Git Explained

Design by Miguel Norberto

Linus Torvalds created git in 2005.

Git is a distributed revision control and source code management system emphasizing speed, data integrity, and support for distributed non-linear workflows.

History: How git was created

In 2005, Linus Torvalds managed a vast software project called the Linux kernel. The project was overgrowing and had become difficult to manage. To make the task more manageable, Torvalds decided to create a tool called git. Git is a software tool that helps developers track changes to their code. Git allows developers to work on projects together by tracking each developer’s changes. Git also allows developers to merge their changes easily.

Workflow: The basics of using git

If you’re new to git, the workflow can seem a little confusing at first. But once you get the hang of it, git becomes a powerful tool for managing your codebase.

Git workflows involve using one or more local repositories and a remote repository in its most basic form. Your local repositories are where you do your work - adding, editing, and deleting files. The remote repository is where you store your codebase and share it with other developers.

You’ll need to create a local repository and clone the remote repository to your computer to get started. From there, you can start making changes to your codebase. Then, you can commit them to your local repository when you’re done making changes and then push them to the remote repository.

If you want to collaborate with other developers, you can add them as collaborators on the remote repository.

Branching: How to use branches in git

In git, a branch is a named divergence from the mainline of development. Once you create a branch, you can switch between it and the mainline of development as often as you like. In git, there are three types of branches: local, remote tracking, and named branches.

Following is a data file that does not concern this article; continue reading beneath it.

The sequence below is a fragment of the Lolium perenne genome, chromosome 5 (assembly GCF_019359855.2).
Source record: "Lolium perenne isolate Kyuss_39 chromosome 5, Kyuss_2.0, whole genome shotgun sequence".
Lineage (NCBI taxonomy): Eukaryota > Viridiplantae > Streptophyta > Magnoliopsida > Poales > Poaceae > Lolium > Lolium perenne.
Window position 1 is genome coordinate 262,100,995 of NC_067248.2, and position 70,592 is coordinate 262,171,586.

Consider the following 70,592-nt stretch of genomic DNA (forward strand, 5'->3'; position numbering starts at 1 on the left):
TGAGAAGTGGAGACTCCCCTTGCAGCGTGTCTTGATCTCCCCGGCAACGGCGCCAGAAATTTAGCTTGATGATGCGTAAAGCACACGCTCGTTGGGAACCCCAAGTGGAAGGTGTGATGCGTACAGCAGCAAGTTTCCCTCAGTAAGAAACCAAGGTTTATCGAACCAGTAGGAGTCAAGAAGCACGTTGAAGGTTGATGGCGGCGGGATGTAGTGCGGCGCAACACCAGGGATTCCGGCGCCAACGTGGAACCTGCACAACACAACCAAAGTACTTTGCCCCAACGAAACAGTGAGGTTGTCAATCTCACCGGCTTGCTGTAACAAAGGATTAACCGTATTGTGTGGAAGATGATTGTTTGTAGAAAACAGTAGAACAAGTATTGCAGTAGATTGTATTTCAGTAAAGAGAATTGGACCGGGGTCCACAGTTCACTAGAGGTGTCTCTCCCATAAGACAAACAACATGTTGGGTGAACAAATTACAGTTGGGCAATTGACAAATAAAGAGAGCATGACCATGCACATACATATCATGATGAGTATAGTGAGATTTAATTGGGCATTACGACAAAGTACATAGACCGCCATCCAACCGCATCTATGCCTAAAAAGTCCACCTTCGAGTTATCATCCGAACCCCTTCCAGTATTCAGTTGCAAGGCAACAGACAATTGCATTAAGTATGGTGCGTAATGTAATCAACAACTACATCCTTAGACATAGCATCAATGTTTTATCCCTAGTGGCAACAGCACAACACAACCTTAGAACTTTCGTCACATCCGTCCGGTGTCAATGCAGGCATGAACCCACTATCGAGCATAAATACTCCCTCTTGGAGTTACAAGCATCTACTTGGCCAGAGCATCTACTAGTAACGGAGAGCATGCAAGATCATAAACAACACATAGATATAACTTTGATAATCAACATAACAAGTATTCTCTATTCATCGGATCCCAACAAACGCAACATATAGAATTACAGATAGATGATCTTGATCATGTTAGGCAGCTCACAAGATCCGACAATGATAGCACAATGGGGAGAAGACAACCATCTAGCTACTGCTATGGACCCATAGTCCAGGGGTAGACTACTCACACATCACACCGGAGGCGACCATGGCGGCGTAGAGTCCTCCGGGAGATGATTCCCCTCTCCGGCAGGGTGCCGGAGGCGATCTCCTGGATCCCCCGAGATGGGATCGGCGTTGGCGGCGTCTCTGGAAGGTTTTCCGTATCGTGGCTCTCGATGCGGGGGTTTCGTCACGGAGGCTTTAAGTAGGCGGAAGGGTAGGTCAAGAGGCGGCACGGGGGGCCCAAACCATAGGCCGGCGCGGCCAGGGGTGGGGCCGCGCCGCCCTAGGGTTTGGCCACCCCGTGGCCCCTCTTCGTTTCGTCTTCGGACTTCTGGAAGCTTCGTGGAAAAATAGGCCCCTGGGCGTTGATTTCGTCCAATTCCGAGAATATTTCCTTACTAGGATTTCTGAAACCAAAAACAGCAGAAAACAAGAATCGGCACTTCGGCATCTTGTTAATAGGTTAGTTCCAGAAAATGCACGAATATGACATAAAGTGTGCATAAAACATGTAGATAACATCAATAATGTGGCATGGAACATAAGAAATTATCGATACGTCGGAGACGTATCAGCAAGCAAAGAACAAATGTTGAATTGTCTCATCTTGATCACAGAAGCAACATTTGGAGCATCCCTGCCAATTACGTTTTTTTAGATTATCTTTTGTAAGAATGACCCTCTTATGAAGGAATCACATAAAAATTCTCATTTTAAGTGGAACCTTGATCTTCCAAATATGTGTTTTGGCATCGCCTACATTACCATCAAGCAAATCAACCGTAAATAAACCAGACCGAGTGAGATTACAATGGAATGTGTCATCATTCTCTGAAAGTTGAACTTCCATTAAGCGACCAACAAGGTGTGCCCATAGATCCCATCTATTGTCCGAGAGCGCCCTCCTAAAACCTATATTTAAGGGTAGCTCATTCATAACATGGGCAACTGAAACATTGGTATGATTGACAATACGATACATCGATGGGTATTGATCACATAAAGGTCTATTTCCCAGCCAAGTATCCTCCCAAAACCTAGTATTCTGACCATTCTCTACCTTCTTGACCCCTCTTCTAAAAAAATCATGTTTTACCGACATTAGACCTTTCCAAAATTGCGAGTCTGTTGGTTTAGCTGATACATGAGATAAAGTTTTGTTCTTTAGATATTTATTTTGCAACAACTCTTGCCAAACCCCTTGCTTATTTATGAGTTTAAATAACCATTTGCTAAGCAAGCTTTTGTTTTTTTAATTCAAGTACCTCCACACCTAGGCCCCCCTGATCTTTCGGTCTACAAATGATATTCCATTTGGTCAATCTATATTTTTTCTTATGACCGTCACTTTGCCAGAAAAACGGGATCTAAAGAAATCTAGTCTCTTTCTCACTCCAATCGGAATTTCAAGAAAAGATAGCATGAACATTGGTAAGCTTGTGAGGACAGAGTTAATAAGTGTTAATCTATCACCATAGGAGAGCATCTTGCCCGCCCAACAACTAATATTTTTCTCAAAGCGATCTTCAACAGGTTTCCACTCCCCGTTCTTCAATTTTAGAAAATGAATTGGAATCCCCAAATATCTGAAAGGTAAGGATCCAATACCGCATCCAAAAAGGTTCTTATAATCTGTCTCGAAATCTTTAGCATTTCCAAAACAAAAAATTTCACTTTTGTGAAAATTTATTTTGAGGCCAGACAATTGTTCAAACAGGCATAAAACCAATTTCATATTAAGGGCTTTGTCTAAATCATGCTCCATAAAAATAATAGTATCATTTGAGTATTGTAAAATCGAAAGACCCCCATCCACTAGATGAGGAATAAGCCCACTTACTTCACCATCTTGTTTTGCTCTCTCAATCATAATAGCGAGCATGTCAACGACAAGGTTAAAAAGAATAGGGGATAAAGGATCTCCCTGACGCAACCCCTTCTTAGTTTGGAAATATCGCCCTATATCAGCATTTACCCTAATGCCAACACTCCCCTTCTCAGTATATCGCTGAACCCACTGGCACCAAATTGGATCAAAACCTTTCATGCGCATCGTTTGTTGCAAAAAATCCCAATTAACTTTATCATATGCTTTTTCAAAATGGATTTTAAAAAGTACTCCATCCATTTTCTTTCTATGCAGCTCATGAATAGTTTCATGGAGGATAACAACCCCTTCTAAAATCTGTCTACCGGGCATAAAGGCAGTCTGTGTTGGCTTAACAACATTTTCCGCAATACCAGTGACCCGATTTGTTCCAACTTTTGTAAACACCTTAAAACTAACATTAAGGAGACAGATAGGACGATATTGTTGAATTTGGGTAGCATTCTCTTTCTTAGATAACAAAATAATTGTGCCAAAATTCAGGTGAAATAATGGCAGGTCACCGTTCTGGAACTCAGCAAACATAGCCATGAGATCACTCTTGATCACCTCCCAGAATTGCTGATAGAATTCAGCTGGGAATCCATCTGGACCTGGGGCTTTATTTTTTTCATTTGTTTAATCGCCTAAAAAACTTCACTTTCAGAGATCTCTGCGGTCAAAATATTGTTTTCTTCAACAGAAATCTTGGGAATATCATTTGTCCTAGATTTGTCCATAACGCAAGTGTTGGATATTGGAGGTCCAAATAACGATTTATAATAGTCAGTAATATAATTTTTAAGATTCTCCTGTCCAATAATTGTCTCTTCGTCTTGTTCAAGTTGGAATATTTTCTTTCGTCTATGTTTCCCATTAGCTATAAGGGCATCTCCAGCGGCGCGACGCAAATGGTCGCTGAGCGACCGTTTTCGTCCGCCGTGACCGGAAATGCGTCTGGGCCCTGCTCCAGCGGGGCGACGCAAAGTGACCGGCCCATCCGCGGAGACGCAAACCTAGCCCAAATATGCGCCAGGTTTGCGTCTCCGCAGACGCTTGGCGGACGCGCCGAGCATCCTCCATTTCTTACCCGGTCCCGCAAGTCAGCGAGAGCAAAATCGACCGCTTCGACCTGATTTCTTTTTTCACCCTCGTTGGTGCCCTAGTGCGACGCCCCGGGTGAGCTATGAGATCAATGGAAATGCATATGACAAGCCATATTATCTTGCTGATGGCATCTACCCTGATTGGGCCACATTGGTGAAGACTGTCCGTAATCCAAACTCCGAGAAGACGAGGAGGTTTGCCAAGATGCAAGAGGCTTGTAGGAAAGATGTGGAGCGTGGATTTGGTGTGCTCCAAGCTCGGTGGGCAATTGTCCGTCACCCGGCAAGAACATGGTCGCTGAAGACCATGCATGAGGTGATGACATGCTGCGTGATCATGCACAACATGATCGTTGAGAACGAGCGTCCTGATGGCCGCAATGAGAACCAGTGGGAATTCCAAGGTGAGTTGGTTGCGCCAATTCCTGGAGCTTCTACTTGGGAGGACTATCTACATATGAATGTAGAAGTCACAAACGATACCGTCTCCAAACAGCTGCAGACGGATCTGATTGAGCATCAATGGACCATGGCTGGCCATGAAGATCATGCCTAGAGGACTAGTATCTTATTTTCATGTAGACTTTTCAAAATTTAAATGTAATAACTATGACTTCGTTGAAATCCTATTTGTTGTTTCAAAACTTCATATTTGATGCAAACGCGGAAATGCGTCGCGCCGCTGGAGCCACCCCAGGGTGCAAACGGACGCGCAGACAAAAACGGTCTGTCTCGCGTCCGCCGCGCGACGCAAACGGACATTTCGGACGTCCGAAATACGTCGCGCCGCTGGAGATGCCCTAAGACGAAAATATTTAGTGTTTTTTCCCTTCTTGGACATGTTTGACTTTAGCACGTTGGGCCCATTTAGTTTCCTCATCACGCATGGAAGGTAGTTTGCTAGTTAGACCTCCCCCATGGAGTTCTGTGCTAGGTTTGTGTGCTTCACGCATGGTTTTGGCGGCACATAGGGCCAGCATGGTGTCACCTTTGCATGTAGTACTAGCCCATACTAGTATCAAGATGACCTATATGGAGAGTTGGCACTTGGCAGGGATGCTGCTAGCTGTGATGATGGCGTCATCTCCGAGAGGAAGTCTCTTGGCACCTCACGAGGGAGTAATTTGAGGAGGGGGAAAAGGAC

A local branch is created on your computer. It is associated with your repository and tracked by git. You can have many local branches, but only one can be active at a time.

A remote-tracking branch is created by git when you clone a repository or pull from a remote repository. It tracks the location of a remote branch, but it is not associated with any particular repository.

A named branch is not created by default; you must explicitly create it using the -b flag of git checkout or git branch.

Merging: How to merge changes into your project

Merging is incorporating changes made in one branch of a Git project into another branch. There are a few ways to merge changes into your Git project.

The simplest way is to use the “git merge” command. This command will merge the changes from the other branch into the current branch. If there are conflicts, git will stop and ask you to resolve them.

Another way to merge is to use the “git rebase” command. This command will replay all of the commits from one branch on another branch. This can be useful when you want to move a branch up or down in relation to another branch.

The “git pull” command can also be used to merge changes from a remote repository into your local Git repository.

Git and GitHub: Using GitHub for collaboration

Git and GitHub are two very popular tools used for software development. Git is a version control system that helps you track changes to your code, while GitHub is a web-based hosting service for Git repositories.

So, what’s the big deal about Git and GitHub? One of the biggest benefits of using Git and GitHub together is that they make collaboration a breeze. With GitHub, you can create a repository for your project and invite other people to collaborate on it. This makes it easy for people to contribute to your project and helps keep everything organized in one place.

If you’re not already using Git and GitHub, I highly recommend giving them a try! They’re both powerful tools that can help make your software development process much more manageable.


Git is a powerful tool that has revolutionized the way developers work. While it has some drawbacks, the pros overwhelmingly outweigh the cons. Git is here to stay and will continue to be popular among developers for years to come.

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